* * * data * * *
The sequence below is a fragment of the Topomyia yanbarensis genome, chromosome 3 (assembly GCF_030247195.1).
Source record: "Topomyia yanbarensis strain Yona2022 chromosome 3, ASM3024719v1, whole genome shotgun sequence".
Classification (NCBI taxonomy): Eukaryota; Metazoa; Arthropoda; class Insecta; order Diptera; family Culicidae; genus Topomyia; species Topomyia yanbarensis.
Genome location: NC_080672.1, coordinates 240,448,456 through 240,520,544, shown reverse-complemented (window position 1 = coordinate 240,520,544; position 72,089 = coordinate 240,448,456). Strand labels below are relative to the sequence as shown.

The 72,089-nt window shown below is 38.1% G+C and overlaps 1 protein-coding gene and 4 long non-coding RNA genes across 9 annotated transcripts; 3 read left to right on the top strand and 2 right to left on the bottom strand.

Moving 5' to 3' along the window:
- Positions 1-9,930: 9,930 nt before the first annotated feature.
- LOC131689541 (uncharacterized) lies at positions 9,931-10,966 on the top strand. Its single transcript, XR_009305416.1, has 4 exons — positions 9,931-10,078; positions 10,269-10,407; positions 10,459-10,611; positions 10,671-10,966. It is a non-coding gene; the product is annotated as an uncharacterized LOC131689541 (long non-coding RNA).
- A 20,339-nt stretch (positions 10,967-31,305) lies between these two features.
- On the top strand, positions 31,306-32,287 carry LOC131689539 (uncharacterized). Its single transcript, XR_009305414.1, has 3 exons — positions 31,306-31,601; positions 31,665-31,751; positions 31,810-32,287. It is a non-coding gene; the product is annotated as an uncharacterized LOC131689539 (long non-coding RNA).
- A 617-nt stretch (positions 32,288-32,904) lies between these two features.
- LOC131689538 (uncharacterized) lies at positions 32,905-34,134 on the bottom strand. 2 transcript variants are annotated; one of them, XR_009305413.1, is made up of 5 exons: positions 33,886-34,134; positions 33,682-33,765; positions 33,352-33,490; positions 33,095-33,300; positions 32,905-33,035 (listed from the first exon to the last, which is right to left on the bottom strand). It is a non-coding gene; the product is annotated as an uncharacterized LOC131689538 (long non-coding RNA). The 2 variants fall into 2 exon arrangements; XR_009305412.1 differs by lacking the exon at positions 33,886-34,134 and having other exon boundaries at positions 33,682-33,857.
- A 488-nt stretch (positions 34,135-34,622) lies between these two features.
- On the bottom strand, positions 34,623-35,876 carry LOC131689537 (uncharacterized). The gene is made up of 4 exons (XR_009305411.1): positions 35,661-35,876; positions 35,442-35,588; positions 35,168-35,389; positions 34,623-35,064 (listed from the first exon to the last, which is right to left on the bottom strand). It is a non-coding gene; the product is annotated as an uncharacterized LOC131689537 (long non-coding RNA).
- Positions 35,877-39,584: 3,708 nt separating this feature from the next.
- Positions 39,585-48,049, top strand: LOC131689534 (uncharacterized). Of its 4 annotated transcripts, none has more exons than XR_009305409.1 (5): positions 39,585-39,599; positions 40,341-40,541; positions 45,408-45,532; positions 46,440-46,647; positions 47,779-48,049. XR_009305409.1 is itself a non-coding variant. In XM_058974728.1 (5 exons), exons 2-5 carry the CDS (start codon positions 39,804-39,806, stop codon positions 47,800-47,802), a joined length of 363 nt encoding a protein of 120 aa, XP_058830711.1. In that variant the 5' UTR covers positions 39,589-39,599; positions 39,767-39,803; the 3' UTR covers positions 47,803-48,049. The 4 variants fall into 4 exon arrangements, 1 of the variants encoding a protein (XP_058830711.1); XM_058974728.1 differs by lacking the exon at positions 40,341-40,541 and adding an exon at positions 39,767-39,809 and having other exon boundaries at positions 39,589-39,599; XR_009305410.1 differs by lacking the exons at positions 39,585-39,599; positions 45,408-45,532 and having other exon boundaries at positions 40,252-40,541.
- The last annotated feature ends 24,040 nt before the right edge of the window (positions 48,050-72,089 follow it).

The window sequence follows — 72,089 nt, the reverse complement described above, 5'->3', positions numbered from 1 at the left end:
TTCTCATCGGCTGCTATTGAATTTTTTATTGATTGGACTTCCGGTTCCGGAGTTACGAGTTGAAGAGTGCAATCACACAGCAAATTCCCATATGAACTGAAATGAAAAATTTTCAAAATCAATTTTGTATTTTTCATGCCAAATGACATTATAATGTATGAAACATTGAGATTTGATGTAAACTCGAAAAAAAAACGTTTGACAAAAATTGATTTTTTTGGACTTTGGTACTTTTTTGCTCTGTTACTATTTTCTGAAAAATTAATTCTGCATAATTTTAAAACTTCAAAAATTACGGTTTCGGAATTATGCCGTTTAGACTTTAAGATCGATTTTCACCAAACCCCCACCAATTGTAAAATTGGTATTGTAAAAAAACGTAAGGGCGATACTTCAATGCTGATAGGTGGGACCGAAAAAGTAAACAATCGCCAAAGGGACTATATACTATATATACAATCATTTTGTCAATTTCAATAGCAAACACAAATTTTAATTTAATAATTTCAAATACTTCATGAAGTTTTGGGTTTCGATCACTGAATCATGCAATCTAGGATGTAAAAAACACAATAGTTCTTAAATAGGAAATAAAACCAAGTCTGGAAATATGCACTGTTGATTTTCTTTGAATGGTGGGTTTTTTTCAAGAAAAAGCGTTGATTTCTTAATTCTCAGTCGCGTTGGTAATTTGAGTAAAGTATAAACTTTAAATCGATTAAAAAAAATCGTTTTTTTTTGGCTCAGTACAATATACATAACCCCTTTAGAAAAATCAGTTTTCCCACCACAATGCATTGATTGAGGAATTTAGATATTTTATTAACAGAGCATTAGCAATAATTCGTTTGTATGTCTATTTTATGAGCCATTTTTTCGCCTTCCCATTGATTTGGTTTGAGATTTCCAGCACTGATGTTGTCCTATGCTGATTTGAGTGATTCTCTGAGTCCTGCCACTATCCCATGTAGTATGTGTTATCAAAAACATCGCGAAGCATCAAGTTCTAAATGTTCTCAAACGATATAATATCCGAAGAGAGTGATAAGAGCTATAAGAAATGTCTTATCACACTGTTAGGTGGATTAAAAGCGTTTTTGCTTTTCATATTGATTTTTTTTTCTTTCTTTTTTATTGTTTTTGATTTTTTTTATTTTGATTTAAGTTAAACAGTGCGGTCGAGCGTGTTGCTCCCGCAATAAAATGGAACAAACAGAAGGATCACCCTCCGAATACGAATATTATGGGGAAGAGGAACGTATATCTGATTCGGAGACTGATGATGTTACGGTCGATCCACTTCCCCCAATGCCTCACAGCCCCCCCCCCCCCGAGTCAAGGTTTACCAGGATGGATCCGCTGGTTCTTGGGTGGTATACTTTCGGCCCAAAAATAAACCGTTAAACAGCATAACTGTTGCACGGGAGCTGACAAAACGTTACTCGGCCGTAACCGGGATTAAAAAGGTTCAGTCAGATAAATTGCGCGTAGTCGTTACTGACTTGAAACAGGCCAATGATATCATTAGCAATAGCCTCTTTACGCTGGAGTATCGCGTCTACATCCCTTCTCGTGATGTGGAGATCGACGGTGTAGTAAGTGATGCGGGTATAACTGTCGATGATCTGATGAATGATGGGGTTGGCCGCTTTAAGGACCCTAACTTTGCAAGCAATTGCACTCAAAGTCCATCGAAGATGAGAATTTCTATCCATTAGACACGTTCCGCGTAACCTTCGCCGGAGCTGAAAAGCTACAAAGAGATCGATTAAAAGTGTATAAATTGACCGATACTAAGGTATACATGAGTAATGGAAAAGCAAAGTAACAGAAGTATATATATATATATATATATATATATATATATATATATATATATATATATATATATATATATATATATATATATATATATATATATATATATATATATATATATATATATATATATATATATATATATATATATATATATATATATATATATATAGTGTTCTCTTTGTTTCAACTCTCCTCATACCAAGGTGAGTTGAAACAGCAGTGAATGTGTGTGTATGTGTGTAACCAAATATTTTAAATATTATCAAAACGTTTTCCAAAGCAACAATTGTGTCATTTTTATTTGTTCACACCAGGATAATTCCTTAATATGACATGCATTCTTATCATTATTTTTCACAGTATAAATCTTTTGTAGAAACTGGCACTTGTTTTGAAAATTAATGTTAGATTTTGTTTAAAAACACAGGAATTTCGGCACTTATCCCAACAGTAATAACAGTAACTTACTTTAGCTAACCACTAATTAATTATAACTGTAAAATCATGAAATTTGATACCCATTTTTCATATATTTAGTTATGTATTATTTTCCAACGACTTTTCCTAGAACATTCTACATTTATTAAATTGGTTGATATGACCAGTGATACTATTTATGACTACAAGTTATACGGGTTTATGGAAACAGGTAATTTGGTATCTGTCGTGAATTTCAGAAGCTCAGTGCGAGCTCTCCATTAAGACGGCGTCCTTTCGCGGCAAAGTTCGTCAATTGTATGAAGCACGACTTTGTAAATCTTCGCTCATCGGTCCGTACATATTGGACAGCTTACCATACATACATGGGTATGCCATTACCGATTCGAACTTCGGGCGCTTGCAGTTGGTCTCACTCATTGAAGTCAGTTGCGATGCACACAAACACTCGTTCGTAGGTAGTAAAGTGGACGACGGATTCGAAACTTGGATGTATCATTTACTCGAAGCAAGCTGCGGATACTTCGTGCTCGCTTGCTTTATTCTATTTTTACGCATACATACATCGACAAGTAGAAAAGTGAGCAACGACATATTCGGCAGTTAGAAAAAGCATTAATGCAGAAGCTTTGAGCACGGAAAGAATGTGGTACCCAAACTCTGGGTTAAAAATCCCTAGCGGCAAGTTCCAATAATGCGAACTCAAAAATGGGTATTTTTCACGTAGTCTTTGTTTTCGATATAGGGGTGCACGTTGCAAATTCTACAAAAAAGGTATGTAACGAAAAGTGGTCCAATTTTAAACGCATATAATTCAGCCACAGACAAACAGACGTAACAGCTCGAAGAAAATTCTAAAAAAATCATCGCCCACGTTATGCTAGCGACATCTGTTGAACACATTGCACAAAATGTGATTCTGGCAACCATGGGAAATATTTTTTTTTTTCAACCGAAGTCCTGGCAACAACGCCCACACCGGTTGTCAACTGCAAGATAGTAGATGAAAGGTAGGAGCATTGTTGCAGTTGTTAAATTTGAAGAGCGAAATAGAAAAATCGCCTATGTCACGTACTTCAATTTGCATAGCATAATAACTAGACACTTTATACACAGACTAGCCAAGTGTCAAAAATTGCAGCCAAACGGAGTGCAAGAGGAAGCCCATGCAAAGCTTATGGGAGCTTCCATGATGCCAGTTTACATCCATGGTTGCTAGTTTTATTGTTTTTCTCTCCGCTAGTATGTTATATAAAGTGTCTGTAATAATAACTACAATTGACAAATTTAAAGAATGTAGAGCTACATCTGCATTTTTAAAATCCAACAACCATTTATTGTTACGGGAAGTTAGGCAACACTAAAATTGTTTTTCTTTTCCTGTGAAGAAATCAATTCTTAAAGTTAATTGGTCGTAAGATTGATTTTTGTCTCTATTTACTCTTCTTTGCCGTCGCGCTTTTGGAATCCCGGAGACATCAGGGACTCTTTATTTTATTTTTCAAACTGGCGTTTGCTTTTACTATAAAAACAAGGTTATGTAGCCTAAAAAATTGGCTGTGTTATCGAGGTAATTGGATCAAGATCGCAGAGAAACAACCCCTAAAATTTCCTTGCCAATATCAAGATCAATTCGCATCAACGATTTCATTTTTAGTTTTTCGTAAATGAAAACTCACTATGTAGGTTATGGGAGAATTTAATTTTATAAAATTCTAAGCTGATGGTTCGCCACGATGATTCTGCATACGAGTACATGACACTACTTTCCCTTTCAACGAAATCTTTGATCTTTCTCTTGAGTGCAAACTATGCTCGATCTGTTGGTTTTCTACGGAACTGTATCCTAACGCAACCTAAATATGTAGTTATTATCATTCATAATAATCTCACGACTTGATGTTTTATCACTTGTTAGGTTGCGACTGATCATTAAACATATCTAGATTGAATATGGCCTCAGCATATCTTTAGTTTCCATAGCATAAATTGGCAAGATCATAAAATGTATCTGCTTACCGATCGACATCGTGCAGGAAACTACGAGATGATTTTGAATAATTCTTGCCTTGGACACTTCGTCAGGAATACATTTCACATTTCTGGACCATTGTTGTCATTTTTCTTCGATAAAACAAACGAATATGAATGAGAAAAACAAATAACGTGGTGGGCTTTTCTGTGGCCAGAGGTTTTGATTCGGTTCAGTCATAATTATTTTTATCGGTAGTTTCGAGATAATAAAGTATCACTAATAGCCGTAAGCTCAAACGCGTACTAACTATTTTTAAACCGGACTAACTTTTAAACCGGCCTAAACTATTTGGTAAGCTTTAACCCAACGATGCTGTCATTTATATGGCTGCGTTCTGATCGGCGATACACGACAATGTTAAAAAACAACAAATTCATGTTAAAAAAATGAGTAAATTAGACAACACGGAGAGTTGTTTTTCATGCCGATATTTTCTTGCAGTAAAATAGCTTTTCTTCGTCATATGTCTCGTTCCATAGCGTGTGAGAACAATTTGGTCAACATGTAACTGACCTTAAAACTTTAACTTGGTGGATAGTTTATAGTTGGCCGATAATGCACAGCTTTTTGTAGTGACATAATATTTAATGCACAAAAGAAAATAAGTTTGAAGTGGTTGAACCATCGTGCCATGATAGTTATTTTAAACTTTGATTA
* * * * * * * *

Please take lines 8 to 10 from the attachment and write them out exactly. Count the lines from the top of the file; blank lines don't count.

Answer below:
- LOC131689541 (uncharacterized) lies at positions 9,931-10,966 on the top strand. Its single transcript, XR_009305416.1, has 4 exons — positions 9,931-10,078; positions 10,269-10,407; positions 10,459-10,611; positions 10,671-10,966. It is a non-coding gene; the product is annotated as an uncharacterized LOC131689541 (long non-coding RNA).
- A 20,339-nt stretch (positions 10,967-31,305) lies between these two features.
- On the top strand, positions 31,306-32,287 carry LOC131689539 (uncharacterized). Its single transcript, XR_009305414.1, has 3 exons — positions 31,306-31,601; positions 31,665-31,751; positions 31,810-32,287. It is a non-coding gene; the product is annotated as an uncharacterized LOC131689539 (long non-coding RNA).